Discussion in 'Steam Traction' started by 22A, Nov 8, 2021.
That'd certainly save an awful lot of effort arranging crimbo lights displays.
I'm reminded of a visit by Keith Catchpole of Ffestiniog fame to our school's railway society, where as part of his talk he showed a film. This started with something being put into the firebox of "Prince" that Keith described as being nuclear, whereapon we then had a driver's eye view of Prince going from Porthmadog to Tan-y-bwlch in (I think) about 4 minutes...
An interesting point was raised by Prof Iain Stewart in his current BBC series, if we burned all the fossil fuel it's possible to burn and totally screwed the climate, the earth would survive and regenerate - after a few millions years, we however would be gone completely.
Given that humankind's entire recorded history is only about 50,000 years and fossil record about 500,000 years I'm far more inclined to look to adaption to climate change - given the known natural variability over time.
And that'd be an entirely bad thing, because.... ?
You will have CND Picketing your railway, glueing themselves to the loco handrails , waving placards saying Ban the LOCO.
A fossil record of only 500,000 years? All those dinosaurs clearly left no trace hundreds of millions of years ago ...
Sorry Tom....I did say.... Humankind......fossil record.
The dinosaurs were a far more long lasting species than I suspect we will be ......but time will tell!
This has probably been posted previously but concerning the future for steam in the broader sense l think this years UK electricity supply will be about 40% steam driven and even into the future about 20% is quite likely.
On what do you basis do you estimate the future number? Bearing in mind steam is a key component of nuclear generation, the figure isn't necessarily indicative of any requirement for hydrocarbons.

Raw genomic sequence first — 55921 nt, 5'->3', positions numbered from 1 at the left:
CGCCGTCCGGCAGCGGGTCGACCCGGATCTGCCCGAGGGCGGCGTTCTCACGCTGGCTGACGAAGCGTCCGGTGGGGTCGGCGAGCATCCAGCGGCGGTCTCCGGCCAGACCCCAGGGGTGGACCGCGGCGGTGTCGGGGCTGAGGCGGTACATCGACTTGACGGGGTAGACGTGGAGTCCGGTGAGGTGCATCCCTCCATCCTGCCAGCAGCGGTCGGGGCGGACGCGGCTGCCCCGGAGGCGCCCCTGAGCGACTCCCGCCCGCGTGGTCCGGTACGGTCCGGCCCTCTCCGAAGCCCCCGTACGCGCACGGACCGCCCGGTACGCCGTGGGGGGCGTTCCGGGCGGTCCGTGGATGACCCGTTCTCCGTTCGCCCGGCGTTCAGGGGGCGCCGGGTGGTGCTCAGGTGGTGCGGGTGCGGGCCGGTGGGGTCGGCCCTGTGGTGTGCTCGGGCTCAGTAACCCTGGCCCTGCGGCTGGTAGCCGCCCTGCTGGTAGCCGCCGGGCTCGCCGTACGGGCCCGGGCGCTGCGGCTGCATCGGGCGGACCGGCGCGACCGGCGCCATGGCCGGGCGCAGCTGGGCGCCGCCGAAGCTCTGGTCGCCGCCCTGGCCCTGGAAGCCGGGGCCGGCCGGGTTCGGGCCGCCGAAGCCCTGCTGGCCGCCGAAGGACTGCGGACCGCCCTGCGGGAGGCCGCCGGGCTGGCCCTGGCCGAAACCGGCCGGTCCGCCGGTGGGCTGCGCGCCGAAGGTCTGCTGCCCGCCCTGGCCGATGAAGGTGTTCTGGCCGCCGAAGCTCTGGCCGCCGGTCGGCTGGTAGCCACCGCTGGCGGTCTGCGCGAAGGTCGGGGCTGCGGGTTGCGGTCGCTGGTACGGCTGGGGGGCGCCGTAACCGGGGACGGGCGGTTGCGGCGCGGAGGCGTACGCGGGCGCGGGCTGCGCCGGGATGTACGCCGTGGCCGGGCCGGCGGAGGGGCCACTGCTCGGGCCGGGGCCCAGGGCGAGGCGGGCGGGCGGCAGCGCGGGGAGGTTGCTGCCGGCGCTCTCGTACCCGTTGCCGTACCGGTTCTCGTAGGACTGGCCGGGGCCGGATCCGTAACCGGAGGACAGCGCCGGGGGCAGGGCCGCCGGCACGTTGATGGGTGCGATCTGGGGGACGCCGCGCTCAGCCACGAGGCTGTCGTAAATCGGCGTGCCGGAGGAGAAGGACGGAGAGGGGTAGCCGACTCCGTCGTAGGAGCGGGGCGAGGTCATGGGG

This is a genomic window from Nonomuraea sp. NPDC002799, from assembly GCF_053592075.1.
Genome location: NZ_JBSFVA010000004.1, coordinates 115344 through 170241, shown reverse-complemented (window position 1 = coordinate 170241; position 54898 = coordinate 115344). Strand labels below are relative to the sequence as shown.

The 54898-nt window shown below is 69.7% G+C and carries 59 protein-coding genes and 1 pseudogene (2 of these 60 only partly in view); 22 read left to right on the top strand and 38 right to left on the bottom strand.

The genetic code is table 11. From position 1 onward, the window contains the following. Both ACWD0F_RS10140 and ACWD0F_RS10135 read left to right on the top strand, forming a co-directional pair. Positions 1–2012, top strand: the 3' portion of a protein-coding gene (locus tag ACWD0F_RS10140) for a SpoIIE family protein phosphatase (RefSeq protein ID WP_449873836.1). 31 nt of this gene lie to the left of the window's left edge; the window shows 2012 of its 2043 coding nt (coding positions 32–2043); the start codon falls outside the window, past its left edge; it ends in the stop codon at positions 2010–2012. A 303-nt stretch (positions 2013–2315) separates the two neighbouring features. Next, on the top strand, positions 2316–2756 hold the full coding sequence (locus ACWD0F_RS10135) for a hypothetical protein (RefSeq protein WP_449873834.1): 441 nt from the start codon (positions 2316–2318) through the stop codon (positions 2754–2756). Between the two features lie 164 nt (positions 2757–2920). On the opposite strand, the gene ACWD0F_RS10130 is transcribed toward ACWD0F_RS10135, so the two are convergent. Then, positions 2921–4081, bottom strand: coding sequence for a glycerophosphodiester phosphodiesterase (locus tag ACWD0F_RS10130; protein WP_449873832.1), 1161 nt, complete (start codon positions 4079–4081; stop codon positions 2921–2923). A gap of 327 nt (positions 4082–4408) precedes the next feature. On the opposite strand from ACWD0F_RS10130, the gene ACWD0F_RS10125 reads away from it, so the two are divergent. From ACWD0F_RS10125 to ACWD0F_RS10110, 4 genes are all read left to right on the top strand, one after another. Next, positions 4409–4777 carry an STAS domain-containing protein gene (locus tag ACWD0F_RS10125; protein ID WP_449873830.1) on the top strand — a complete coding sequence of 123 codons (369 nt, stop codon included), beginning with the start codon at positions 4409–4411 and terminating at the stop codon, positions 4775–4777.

I'm not trying to be awkward for the sake of it, but the historic assumptions concerning peak demand and base load will (not "may") change with the switch to clean tech, with increasing storage capacity and likely increases in 'decentralised generation' capacity (such as solar pv) occurring at the same time both space and water heating demand is increasingly met by energy efficient tech such as heat pumps, rather than current levels of gas or electricity consumption.
This years generation is a reasonable estimate based on a bit of guesswork as regards the relative contributions from CCGTs which seem to be very much in favour. Nuclear about 17% l believe and yes hydrocarbon free. ( l dont really see biomass in quite the same light ).
Future generation is, as you suggest, quite difficult to predict. Steam is only likely to feature in Nuclear but the over all total might even decline eventually.
Meths? I used to have a Mamod model steam engine that ran of a meths spirit burner type thing. Could this not be done on a bigger scale?
Technically, yes but none too efficiently. From an economic standpoint, possibly not too attractive. Biogas from decomposition is a different kettle of fish of course and there have such applications for some time (200+ years, if you include pineapple growing hot-houses!). Quite what scope exists for wider use, I'm uncertain.
Not so. There is already a geothermal plant in the UK which will produce electrical energy using binary cycle technology.
Thank you for bringing this to my attention. Yes steam 'features' as l put it but l dont think it turns the turbines if l understand the article correctly. Even if it does , it might remain a fairly niche enterprise, though l wish it well. The future will no doubt bring other technologies too.
But on many railways, the overhaul queue is often over ten years
Quite comforting to see one old LB&SCR tradition being maintained.
It could well be steam, reading the article. Steam is cheap and well understood, compared some of the other possible fluids.
Energy from waste plants (refuse incinerators) also use steam to turn the turbines.
From the article, hot brine from below ground in a primary circuit flows through a heat exchanger, evaporating a fluid in a secondary circuit to a gas which drives a turbine; and is then condensed simply by cooling fans before going back into the heat exchanger and repeating the cycle.
Now, it doesn't say that the working fluid in the secondary circuit is water / steam, but I am really struggling to think of any other fluid that could be used and with properties that would make that cycle work in ambient conditions with appropriate levels of cost and safety. (Though if anyone wants to invest in Turboether™ , my diethyl-ether driven turbine start up company, please contact me off list ...)
Here it is, OK its a Wilesco not Mamod
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